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Dan Donovan, a 15-year science teacher, was reluctant at first to join the strike vote—but changed his mind after he, too, witnessed negotiations. “It was informative to see how our side wanted to discuss and reason and go through things and we were just talking to a stone wall,” said Donovan. “When the School Committee sends out a press release or an email, they say one thing, but when you go to the bargaining session it is clear what is really going on.”


The School Committee resisted having union members in the room during bargaining—and the room could not hold the 100 to 200 members who wanted to attend each time.

While the union could have filed an unfair labor practice charge alleging that the district was not allowing the union to choose its own bargaining team and not meeting in a mutually agreed-upon space, it took an organizing approach instead.

Fifty members sat in the room as negotiations took place. Then the union would call a caucus and meet with those members and more who were in the auditorium next door. After discussion, a new group of 50 members would return, and negotiations would continue. Every time the union called a caucus, new members swapped in.

After one session when the School Committee objected to this swapping, members got more fired up than ever. Bach said enthusiasm was so great, “it was like ‘The Price is Right.’ People were rushing to be the ones to get in the room.”


What moved members to strike? Everyone I spoke to said members witnessing bargaining was central, but what made the most difference was listening.

Carlton identified members in her building who she knew had had issues with the union in the past. “I just say, ‘Hey, can I talk to you?’ I’m not going to tell them what to do. I am going to listen.”

Beth Arnold, a high school math teacher who was on the bargaining team, said the creation of communication teams of 10 members to one leader in the high school allowed people to engage in more conversations with each other, to hear from voices other than “the loudest,” and not rely just on emails or the word of the leadership.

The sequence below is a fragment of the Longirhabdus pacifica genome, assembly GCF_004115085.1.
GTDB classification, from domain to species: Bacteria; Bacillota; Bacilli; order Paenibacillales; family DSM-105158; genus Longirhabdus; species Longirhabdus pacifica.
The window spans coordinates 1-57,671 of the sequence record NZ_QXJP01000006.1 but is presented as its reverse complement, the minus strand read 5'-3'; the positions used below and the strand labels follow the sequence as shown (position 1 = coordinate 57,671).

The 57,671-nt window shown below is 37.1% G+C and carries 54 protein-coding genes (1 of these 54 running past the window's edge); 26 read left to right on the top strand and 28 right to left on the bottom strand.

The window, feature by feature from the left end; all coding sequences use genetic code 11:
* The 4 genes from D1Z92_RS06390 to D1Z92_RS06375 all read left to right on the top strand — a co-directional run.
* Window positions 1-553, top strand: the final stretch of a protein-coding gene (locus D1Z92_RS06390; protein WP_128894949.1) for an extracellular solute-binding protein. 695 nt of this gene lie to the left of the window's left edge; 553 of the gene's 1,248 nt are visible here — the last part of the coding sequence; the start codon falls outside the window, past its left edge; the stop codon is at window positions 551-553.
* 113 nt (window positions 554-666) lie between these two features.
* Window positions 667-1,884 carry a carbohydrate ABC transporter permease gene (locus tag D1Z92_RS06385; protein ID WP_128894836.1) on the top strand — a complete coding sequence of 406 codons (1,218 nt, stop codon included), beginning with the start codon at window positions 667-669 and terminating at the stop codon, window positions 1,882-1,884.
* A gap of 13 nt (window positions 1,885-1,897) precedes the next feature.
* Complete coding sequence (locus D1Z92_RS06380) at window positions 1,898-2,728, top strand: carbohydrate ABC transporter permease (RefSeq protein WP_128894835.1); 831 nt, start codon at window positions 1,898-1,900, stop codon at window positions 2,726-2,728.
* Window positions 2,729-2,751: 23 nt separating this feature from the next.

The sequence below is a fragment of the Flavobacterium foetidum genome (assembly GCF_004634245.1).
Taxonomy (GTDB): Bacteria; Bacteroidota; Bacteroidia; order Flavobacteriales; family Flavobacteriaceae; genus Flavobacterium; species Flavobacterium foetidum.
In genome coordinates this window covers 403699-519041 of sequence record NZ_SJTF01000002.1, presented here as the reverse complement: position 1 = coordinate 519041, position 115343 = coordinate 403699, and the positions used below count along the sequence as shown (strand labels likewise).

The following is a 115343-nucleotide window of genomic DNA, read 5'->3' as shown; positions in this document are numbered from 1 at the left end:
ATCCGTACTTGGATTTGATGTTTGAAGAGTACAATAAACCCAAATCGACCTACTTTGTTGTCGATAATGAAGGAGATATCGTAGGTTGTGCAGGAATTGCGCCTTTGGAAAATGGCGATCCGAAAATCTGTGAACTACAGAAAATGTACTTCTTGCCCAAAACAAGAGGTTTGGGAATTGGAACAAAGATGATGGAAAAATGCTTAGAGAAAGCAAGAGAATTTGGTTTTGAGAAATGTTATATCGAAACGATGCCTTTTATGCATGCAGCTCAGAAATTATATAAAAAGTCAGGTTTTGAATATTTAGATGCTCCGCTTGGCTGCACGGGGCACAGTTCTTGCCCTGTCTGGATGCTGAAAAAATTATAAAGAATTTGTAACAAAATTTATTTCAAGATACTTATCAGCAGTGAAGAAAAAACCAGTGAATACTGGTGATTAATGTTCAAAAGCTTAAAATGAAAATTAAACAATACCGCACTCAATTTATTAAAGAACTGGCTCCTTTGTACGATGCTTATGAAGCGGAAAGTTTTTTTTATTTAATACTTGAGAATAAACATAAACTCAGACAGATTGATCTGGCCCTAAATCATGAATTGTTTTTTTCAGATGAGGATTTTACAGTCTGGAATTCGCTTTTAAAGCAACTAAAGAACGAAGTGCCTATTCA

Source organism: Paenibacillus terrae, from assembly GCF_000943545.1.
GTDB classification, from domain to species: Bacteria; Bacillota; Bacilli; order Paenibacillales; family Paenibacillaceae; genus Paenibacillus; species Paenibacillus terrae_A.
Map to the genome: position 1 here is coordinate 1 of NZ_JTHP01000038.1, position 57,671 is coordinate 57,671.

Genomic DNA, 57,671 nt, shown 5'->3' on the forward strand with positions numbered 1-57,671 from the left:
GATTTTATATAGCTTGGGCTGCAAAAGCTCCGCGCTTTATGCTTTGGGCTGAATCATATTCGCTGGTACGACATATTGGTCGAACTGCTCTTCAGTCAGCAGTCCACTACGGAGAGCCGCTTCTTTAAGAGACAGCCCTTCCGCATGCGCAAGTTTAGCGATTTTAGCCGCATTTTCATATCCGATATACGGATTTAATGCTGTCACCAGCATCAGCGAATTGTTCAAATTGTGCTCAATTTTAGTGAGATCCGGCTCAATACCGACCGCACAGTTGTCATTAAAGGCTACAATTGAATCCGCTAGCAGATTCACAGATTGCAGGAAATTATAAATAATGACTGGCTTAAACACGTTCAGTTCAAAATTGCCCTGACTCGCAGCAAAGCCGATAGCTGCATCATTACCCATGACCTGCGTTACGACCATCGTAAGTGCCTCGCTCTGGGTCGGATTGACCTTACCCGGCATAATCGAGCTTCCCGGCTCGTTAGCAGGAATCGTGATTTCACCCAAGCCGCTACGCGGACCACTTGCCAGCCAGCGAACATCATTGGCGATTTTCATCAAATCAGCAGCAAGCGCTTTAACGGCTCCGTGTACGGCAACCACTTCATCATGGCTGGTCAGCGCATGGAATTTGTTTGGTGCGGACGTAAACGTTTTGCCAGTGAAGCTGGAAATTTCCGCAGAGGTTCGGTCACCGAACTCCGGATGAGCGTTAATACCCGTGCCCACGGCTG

When she talked with members about the illegality of the strike, and their fears, Arnold emphasized that the choice to strike was a shared decision—not one to make alone.


The strike wave among Massachusetts educators started in April 2019 with the Dedham Teachers Association. It was the first teachers strike in Massachusetts since 2007.

The Massachusetts Supreme Judicial Court has ruled that even using the word “strike” constitutes “inducing, encouraging or condoning a work stoppage by public employees.” Union leaders who do so risk fines—personally and as elected leaders—and even jail time.

The Dedham educators voted to strike on a Thursday, were out one day, and had a tentative agreement in time to return to work Monday. They faced minimal fines.

The Brookline Educators Union struck in May 2022. They were out one day and were willing to pay a $50,000 fine imposed by the school district on the union.

The wave built with Haverhill, Malden, Woburn, and now Andover. Melrose Teacher Association members authorized a strike, but won all they demanded before they could walk out.

Some unions faced fines of up to $50,000 a day; others did not. In Woburn the community held a bake sale to help pay the fine. Some people paid $100 a cookie.


Educators in Massachusetts are not only seeing each other strike and win, but also teaching each other how to do it.

Barry Davis, president of the Haverhill Teachers Association, which struck in October 2022, says the lessons were first forged in the Merrimack Valley bargaining council, an informal network of six teacher locals that meet regularly to share contract issues and organizing strategies. After the Haverhill and Malden strikes, organizers from those locals reached out to or were contacted by members of other locals.

“We’d go out and talk to members in these locals, and they realized that we were just like them, that there was nothing different about us that made us able to strike,” Davis said. “When you are a third grade teacher with three kids, and a third grade teacher with three kids shows up to tell you how to do this, you realize much more is possible.”

AEA members have been transformed. “I don’t recognize these people,” said Bach shortly after the strike.

Originally Donovan said that he would do anything to support the union, except break the law. Now he says, “I’ve come around. Not all laws are just, and that is an unjust law. Teachers deserve the right to strike for just wages.”

Barbara Madeloni is Education Coordinator at Labor Notes and a former president of the Massachusetts Teachers